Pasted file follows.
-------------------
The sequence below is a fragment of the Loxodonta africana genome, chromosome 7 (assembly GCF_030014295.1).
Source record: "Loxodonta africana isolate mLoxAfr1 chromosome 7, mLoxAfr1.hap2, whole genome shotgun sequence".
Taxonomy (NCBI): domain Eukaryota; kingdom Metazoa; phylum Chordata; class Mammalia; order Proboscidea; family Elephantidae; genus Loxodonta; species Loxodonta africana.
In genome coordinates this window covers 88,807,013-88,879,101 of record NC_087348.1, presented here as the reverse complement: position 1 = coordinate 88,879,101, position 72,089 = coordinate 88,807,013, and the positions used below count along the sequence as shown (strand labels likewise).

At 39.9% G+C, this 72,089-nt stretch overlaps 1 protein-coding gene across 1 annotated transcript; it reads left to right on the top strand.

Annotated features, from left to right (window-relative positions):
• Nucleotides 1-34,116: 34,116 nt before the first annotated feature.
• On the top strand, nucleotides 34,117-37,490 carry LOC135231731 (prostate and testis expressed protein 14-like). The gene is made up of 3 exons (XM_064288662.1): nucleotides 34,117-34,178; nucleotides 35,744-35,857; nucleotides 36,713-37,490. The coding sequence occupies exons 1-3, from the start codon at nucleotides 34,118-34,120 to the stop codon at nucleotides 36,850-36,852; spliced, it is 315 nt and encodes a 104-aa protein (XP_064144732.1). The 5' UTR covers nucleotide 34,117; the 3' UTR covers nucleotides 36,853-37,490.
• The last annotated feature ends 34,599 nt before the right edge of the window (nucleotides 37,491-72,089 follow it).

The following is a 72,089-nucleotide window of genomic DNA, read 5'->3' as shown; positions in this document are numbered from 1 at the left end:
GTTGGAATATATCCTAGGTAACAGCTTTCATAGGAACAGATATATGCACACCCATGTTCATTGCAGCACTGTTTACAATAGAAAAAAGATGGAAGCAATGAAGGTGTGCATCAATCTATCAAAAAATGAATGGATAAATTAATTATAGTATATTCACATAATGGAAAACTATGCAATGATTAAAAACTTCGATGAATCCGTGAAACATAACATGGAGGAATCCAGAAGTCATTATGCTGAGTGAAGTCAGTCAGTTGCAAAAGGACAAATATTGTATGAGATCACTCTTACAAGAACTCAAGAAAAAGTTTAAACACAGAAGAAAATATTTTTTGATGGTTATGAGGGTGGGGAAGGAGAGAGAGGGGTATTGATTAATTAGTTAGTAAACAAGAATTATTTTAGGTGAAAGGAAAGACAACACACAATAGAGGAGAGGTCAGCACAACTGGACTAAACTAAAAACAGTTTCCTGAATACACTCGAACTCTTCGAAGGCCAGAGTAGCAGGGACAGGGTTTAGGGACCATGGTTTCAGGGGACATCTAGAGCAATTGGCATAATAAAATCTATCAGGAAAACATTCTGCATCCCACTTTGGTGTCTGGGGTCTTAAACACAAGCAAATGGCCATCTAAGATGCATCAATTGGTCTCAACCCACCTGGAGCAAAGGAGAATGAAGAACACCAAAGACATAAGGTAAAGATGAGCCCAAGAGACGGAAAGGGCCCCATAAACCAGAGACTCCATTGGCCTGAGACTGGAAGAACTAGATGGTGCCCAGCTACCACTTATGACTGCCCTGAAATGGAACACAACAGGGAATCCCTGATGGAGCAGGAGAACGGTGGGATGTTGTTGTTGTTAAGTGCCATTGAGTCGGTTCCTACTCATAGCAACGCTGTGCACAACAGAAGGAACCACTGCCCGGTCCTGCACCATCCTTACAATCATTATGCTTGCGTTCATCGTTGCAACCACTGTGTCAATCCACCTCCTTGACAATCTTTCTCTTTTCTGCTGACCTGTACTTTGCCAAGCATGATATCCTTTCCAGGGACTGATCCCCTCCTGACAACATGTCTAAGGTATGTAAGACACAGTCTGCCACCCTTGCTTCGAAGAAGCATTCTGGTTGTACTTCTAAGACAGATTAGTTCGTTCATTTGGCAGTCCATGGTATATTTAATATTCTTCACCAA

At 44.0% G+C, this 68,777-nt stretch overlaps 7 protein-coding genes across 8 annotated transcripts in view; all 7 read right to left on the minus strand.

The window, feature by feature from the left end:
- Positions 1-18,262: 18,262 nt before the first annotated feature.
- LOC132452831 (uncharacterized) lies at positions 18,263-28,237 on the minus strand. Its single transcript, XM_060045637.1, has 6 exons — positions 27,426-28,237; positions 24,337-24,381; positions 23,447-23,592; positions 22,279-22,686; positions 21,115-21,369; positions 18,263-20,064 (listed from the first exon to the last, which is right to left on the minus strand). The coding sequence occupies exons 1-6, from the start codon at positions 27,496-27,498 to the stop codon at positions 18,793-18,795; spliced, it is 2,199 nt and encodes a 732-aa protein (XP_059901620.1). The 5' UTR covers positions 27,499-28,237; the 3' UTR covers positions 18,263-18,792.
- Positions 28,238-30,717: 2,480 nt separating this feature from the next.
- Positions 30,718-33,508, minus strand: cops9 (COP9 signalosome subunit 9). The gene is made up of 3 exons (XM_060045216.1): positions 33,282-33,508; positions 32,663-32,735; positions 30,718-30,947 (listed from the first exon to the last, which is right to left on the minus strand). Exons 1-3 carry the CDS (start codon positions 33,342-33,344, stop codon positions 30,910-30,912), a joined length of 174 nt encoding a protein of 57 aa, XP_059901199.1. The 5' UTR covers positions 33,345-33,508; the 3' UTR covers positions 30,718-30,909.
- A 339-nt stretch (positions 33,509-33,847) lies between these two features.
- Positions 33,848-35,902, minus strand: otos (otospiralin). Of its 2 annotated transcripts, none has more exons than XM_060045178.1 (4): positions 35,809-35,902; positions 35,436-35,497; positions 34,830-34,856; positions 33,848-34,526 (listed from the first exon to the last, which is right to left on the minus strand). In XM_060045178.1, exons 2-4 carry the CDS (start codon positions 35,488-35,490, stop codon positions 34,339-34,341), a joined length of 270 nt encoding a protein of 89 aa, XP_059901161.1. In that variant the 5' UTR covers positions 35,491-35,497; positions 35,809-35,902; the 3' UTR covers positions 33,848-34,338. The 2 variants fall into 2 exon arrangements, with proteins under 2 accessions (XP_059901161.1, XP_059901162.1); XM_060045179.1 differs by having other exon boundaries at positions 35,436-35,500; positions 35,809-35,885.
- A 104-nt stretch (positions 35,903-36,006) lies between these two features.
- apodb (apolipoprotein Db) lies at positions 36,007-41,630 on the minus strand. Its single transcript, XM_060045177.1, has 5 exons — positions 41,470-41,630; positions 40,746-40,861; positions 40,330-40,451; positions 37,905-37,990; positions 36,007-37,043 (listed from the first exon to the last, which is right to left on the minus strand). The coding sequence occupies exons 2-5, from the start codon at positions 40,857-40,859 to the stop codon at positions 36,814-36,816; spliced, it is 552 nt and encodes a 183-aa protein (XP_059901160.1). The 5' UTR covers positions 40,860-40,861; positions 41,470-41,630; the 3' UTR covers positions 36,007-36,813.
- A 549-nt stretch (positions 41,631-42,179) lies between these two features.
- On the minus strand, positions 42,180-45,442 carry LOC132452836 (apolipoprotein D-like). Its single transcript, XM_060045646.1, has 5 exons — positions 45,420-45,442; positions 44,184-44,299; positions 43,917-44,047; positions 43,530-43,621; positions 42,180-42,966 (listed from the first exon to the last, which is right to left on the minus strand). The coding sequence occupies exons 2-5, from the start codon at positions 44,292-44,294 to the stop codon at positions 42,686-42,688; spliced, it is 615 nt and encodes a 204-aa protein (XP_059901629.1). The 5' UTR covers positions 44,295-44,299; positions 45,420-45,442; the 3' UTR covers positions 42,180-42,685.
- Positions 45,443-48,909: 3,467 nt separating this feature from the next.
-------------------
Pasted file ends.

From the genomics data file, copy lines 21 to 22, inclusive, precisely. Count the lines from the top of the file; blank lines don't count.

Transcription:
- apodb (apolipoprotein Db) lies at positions 36,007-41,630 on the minus strand. Its single transcript, XM_060045177.1, has 5 exons — positions 41,470-41,630; positions 40,746-40,861; positions 40,330-40,451; positions 37,905-37,990; positions 36,007-37,043 (listed from the first exon to the last, which is right to left on the minus strand). The coding sequence occupies exons 2-5, from the start codon at positions 40,857-40,859 to the stop codon at positions 36,814-36,816; spliced, it is 552 nt and encodes a 183-aa protein (XP_059901160.1). The 5' UTR covers positions 40,860-40,861; positions 41,470-41,630; the 3' UTR covers positions 36,007-36,813.
- A 549-nt stretch (positions 41,631-42,179) lies between these two features.